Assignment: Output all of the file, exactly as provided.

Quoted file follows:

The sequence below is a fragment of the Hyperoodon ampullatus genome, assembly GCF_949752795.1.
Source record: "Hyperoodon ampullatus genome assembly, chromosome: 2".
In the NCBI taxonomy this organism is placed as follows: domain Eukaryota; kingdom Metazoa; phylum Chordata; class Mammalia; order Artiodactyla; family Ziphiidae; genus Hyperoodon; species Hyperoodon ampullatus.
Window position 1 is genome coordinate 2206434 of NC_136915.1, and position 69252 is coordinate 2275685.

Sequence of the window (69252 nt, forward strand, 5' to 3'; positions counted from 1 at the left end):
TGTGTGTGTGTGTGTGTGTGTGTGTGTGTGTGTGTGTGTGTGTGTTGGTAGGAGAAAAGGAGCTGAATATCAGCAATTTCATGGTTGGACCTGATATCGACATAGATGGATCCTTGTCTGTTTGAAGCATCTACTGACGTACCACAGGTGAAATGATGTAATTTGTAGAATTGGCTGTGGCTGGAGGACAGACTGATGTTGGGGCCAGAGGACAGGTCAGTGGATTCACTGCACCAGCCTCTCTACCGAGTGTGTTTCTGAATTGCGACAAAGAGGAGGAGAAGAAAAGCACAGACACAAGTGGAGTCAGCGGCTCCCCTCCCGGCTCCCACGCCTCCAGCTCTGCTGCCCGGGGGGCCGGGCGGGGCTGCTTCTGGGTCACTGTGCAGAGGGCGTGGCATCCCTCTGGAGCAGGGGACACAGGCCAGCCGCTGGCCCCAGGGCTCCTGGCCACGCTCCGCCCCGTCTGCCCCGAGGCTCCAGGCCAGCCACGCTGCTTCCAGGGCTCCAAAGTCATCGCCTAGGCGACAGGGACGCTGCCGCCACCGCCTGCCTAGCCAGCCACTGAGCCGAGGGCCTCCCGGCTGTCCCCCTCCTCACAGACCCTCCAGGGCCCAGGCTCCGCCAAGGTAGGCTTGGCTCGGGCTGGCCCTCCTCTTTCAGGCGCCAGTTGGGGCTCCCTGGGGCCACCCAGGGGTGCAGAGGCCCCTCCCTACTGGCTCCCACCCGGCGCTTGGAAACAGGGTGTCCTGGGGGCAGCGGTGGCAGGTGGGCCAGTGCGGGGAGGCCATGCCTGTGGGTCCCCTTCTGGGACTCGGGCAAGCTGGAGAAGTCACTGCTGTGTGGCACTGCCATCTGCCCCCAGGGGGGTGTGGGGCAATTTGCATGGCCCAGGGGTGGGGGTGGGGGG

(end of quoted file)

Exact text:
The sequence below is a fragment of the Hyperoodon ampullatus genome, assembly GCF_949752795.1.
Source record: "Hyperoodon ampullatus genome assembly, chromosome: 2".
In the NCBI taxonomy this organism is placed as follows: domain Eukaryota; kingdom Metazoa; phylum Chordata; class Mammalia; order Artiodactyla; family Ziphiidae; genus Hyperoodon; species Hyperoodon ampullatus.
Window position 1 is genome coordinate 2206434 of NC_136915.1, and position 69252 is coordinate 2275685.

Sequence of the window (69252 nt, forward strand, 5' to 3'; positions counted from 1 at the left end):
TGTGTGTGTGTGTGTGTGTGTGTGTGTGTGTGTGTGTGTGTGTGTTGGTAGGAGAAAAGGAGCTGAATATCAGCAATTTCATGGTTGGACCTGATATCGACATAGATGGATCCTTGTCTGTTTGAAGCATCTACTGACGTACCACAGGTGAAATGATGTAATTTGTAGAATTGGCTGTGGCTGGAGGACAGACTGATGTTGGGGCCAGAGGACAGGTCAGTGGATTCACTGCACCAGCCTCTCTACCGAGTGTGTTTCTGAATTGCGACAAAGAGGAGGAGAAGAAAAGCACAGACACAAGTGGAGTCAGCGGCTCCCCTCCCGGCTCCCACGCCTCCAGCTCTGCTGCCCGGGGGGCCGGGCGGGGCTGCTTCTGGGTCACTGTGCAGAGGGCGTGGCATCCCTCTGGAGCAGGGGACACAGGCCAGCCGCTGGCCCCAGGGCTCCTGGCCACGCTCCGCCCCGTCTGCCCCGAGGCTCCAGGCCAGCCACGCTGCTTCCAGGGCTCCAAAGTCATCGCCTAGGCGACAGGGACGCTGCCGCCACCGCCTGCCTAGCCAGCCACTGAGCCGAGGGCCTCCCGGCTGTCCCCCTCCTCACAGACCCTCCAGGGCCCAGGCTCCGCCAAGGTAGGCTTGGCTCGGGCTGGCCCTCCTCTTTCAGGCGCCAGTTGGGGCTCCCTGGGGCCACCCAGGGGTGCAGAGGCCCCTCCCTACTGGCTCCCACCCGGCGCTTGGAAACAGGGTGTCCTGGGGGCAGCGGTGGCAGGTGGGCCAGTGCGGGGAGGCCATGCCTGTGGGTCCCCTTCTGGGACTCGGGCAAGCTGGAGAAGTCACTGCTGTGTGGCACTGCCATCTGCCCCCAGGGGGGTGTGGGGCAATTTGCATGGCCCAGGGGTGGGGGTGGGGGG